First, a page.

Balancing your life begins with balancing your thoughts. Your thoughts control your life. Proverbs 23:7 summarily says that you are what you think you are. Your thoughts and beliefs are shaping your character and actions. You’re depressed because you’re holding onto the same dreadful idea or thought within yourself. You have more power over your thoughts than you think. Master the art of dismissing negative thoughts within the first five seconds. Stop defeating yourself by speaking the negativity you’re thinking. Proclaim victory over your situation and watch your mood begin to shift.


Stephen encourages us to take the necessary steps to gain and maintain physical and spiritual health. In order to properly manage what we put in our mouth, we must avoid gluttony. Many of us were raised with the “clean your plate” mentality. This mindset originated from scarcity during times of war, famine, and the Great Depression. It has now made its way into the upbringing of the current generation, as if we do not have an abundance of food at our fingertips. Although this perspective is implemented to reduce waste, it has led to overconsumption. There’s an unnecessary guilt that comes along with not finishing your food, as if we do not have means to store it and save it for later. So how do we retrain our brains to stop eating once we’re satiated? Try slowing down, eating more mindfully, and staying in touch with your hunger levels.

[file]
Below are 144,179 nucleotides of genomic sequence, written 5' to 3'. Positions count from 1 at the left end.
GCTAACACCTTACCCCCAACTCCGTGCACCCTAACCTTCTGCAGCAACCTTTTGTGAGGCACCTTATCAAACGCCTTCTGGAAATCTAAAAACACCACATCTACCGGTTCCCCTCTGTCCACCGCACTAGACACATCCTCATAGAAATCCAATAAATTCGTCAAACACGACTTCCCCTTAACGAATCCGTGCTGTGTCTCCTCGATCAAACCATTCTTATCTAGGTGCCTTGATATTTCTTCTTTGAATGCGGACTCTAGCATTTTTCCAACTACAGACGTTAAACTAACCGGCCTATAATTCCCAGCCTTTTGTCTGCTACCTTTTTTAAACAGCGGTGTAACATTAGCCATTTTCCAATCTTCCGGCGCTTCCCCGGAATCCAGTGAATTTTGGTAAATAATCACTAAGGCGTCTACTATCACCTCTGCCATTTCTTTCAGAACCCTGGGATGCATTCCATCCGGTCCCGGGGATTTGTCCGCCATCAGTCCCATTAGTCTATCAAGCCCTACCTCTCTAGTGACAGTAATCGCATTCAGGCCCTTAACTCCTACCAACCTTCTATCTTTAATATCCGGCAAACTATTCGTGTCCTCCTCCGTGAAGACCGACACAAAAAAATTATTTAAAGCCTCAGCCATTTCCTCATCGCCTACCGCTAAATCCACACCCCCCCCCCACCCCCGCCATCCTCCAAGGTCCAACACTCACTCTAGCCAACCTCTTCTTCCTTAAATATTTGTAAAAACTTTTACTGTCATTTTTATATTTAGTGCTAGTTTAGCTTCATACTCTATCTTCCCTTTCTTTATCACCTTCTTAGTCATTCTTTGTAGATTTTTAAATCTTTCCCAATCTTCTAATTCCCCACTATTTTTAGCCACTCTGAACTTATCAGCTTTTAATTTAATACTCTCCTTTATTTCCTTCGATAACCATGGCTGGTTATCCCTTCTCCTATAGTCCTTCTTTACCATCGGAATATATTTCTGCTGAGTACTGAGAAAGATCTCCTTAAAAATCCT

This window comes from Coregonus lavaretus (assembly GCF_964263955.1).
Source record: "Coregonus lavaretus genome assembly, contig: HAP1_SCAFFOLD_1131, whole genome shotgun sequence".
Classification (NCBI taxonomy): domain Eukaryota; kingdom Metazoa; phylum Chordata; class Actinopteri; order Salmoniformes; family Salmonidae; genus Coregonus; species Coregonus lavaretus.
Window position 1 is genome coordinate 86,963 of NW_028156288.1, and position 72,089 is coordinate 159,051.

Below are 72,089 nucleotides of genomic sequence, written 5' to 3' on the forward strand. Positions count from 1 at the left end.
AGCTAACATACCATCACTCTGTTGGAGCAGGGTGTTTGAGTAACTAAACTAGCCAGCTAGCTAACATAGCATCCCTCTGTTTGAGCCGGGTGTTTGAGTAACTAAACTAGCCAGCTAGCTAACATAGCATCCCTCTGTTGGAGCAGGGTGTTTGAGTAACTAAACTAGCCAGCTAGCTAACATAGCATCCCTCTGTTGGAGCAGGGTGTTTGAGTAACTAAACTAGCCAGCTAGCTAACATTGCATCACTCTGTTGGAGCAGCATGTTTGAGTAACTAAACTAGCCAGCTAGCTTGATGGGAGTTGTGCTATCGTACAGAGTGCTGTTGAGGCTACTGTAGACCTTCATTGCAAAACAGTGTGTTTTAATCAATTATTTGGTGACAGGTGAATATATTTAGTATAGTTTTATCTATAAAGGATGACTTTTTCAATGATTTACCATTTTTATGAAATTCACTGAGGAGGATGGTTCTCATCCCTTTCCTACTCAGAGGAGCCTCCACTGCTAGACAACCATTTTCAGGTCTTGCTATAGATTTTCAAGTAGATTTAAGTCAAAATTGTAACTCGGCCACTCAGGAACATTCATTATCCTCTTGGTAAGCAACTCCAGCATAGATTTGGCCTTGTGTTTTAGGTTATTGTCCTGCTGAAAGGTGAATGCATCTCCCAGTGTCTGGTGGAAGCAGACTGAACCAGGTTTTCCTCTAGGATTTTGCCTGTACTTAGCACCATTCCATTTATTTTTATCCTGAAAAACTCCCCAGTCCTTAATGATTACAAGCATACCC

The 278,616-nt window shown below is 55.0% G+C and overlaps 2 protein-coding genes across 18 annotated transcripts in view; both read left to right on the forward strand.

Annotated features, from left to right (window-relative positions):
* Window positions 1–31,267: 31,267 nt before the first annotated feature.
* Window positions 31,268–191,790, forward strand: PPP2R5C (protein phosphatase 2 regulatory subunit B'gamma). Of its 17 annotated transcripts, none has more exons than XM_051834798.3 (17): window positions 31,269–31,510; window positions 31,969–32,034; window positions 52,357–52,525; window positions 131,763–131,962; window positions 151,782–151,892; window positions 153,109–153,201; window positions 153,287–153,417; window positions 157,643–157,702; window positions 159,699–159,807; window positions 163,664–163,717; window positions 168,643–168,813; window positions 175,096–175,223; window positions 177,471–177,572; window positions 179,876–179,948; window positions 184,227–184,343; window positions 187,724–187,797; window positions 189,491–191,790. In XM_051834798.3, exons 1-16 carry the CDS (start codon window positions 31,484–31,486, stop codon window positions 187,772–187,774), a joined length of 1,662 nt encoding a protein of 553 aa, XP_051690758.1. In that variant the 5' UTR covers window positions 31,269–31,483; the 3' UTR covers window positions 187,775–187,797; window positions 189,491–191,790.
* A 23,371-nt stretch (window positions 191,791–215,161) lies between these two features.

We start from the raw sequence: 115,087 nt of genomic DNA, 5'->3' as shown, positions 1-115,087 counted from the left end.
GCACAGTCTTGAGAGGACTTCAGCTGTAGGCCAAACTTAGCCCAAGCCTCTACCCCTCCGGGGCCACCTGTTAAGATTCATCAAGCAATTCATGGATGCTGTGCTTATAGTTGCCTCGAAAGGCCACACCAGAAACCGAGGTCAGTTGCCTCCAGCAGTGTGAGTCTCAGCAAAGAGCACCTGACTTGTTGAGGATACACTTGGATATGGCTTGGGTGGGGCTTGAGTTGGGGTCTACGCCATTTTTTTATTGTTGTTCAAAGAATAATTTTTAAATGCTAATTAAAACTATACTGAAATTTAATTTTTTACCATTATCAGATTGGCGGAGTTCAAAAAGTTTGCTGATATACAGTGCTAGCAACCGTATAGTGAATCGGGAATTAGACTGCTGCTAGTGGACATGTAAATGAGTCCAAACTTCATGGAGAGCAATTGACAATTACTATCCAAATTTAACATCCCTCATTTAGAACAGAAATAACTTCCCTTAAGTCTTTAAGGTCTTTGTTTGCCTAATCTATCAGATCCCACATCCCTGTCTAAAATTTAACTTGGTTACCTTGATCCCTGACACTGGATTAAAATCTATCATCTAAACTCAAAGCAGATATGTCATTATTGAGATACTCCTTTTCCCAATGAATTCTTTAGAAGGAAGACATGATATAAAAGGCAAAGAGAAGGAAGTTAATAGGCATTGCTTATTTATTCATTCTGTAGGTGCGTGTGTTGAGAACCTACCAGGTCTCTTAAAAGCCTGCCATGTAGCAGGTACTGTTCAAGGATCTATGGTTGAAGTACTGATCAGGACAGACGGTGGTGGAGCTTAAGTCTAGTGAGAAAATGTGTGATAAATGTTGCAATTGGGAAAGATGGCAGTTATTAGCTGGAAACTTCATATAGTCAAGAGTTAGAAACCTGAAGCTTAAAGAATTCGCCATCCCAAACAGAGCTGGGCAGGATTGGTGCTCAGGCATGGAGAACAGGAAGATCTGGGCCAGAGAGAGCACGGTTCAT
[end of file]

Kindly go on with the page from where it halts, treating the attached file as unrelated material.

Overeating is not the only cause for concern in the well-being of our mind and body. Oversleeping can greatly affect the function of your brain, leading to depression. I’ve been at war against slumber for many years. Growing up, I watched as my mother spent many years sleeping her life away. I took on this same pattern as a coping mechanism for depression, not realizing that the more I slept, the more depressed I became. Sleep is similar to eating in the sense that it is essential to survival, however, there is a limit as to how much the body requires to function correctly. Too much, or too little, can be detrimental both mentally and physically.